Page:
[AstroPy] Updated FITS image library in (pure) Python

Andrew Williams andrew at physics.uwa.edu.au
Fri Feb 2 05:41:45 CST 2001


Something to relieve the silence on this mailing list...

I've put a new version of my Python FITS image library up at

http://www.physics.uwa.edu.au/~andrew

The new version includes support for reading and writing the data
section of FITS images, instead of just the header cards, provided the
Numeric Python high-speed array package is available. (If not, the
library can be used in stand-alone mode to handle just the header
cards, as before).

It's in pure Python, so all you need is a basic Python installation
(1.5.2 and up), plus NumPy if you want to deal with image data. This
makes it trivial to us, and much more portable, although I've only
tested it under Linux. 

Currently, the only documentation is in the form of source code
comments and function docstrings.

Typical use could be:

----------------------------------------------------------------------
import fits

f=fits.FITS('/path/test.fits','r')

et=float(f.headers['EXPTIME'])
print 'Exptime=',et,' and comment was:',f.comments['EXPTIME']
print 'History of ', f.filename,':', f.comments['HISTORY']
print 'Comments:', f.comments['COMMENT']

print "Value at 256,256 was: ",f.data[255,255]  #python arrays start at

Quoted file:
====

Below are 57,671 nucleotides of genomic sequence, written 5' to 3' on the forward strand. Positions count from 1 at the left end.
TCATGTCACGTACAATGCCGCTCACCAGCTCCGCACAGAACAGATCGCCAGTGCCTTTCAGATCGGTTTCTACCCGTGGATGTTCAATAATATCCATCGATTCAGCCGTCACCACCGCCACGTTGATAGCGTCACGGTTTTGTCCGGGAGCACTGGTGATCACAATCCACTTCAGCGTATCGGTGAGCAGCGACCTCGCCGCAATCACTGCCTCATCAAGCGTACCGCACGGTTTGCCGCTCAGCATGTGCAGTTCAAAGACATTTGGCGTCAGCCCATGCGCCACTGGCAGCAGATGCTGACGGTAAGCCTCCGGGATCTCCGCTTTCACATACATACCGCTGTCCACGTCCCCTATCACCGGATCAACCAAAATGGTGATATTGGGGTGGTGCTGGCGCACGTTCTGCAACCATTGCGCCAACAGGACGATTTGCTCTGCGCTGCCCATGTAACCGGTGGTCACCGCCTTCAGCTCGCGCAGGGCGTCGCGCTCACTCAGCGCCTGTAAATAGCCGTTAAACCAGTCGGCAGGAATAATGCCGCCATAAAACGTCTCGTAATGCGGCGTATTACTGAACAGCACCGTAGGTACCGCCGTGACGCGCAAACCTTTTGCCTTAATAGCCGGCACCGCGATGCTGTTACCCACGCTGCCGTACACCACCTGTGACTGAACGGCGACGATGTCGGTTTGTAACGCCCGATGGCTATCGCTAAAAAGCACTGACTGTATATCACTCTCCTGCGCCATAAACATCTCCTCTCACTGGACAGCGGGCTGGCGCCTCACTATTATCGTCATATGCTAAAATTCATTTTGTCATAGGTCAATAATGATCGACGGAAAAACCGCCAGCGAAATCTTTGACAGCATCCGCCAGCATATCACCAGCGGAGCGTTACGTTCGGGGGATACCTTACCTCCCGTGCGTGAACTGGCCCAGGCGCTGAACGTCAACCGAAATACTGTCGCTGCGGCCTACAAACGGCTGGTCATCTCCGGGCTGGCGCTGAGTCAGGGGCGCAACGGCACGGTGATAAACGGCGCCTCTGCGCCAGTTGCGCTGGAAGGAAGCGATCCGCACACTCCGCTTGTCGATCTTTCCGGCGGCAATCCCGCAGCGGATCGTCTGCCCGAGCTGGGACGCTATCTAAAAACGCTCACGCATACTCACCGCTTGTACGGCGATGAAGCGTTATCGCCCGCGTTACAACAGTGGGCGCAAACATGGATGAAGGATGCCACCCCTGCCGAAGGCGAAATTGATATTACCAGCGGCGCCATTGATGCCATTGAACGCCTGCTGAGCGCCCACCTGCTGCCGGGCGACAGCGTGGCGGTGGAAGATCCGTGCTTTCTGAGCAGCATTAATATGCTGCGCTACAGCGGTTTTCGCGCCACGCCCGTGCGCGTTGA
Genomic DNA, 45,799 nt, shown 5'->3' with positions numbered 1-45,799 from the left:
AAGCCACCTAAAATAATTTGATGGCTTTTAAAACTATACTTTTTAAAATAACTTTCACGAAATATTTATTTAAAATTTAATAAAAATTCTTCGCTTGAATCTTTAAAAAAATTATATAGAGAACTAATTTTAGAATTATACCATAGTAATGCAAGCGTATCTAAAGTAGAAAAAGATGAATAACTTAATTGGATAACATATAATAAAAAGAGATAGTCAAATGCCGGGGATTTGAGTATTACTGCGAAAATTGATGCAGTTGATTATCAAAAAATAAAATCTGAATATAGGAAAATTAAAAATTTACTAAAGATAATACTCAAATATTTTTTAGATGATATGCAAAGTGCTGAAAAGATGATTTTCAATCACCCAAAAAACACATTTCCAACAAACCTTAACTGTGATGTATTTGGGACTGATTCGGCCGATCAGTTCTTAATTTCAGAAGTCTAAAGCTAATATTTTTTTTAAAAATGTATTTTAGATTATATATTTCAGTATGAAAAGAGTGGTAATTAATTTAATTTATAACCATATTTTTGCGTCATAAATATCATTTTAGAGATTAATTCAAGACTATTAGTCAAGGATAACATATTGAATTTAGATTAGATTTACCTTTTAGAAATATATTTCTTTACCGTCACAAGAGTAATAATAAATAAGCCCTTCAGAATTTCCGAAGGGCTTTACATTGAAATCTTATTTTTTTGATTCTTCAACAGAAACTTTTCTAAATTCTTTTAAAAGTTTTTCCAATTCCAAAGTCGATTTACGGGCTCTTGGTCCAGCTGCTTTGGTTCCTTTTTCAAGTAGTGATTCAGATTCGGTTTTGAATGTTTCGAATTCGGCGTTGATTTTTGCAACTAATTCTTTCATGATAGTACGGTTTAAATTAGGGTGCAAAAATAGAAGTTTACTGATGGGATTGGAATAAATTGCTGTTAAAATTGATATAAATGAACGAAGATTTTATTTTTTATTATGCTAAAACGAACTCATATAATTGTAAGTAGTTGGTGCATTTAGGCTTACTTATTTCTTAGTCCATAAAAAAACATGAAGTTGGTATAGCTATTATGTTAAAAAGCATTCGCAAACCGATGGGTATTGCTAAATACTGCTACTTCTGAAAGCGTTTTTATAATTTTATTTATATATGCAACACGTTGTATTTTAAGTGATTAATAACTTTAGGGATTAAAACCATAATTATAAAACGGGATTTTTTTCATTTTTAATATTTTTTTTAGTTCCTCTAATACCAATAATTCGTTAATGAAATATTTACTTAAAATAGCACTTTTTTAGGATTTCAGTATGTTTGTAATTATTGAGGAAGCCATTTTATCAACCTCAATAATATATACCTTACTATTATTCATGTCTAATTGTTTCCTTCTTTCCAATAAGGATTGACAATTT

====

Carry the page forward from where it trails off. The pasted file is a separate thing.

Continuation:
0
f.data[255,255]=2000
print "But now = 2000"

g=fits.FITS('/path/test2.fits','r')
f.data=(f.data-g.data)*1000
f.save("/tmp/outfile.fits",fits.Float32)    #Save as 32-bit float:
BITPIX=-32
----------------------------------------------------------------------

The FITS class also defines methods for preprocessing (bias, dark, and
flat) the image, but are tailored for our observing setup and FITS
header structure. They may or may not be useful for anyone else, but
should provide a starting point for reduction code. While probably not
as fast as dedicated C or FORTRAN, the speed is pretty good (I highly
recommend NumPy), and negligible in comparison with the image readout
time, so for basic pre-processing, it's fine. 

A function 'median' is also included that takes a list of FITS objects
and returns the median image. Be warned, it's very memory hungry, as it
loads the whole of every image to do the median. There _are_ ways I
could speed this up and reduce the memory overhead by an order of
magnitude or so, but it's a low-priority job.

I've also put up 'improc.py', which has some more FITS image handler
functions, and xpa.py which communicates with SAOtng or SAOds9 FITS
image viewer, using the X Public Access mechanism (for displaying
images and defining or reading image regions)

This code is part of the user-interface to the CCD camera (an Apogee
AP7 camera lent by Ohio State University) at Perth Observatory on our
24" automated telescope. It's really just a collection of libraries
defining functions like 'exptime', inside the Python interactive
interpeter. You can script the CCD and telescope operation in Python as
you use it - a throwback to the old days of FORTH in astronomy...

Please let me know if anyone uses (or especially, extends) any of this
code.

Andrew Williams
--
Dr Andrew Williams                              andrew at physics.uwa.edu.au
Perth Observatory,                            andrew at ucc.gu.uwa.edu.au
Walnut rd, Bickley, Western Australia.    andrewW at cyllene.uwa.edu.au


_____________________________________________________
AstroPy mailing list  -  astropy at stsci.edu
http://lheawww.gsfc.nasa.gov/~bridgman/AstroPy/



More information about the AstroPy mailing list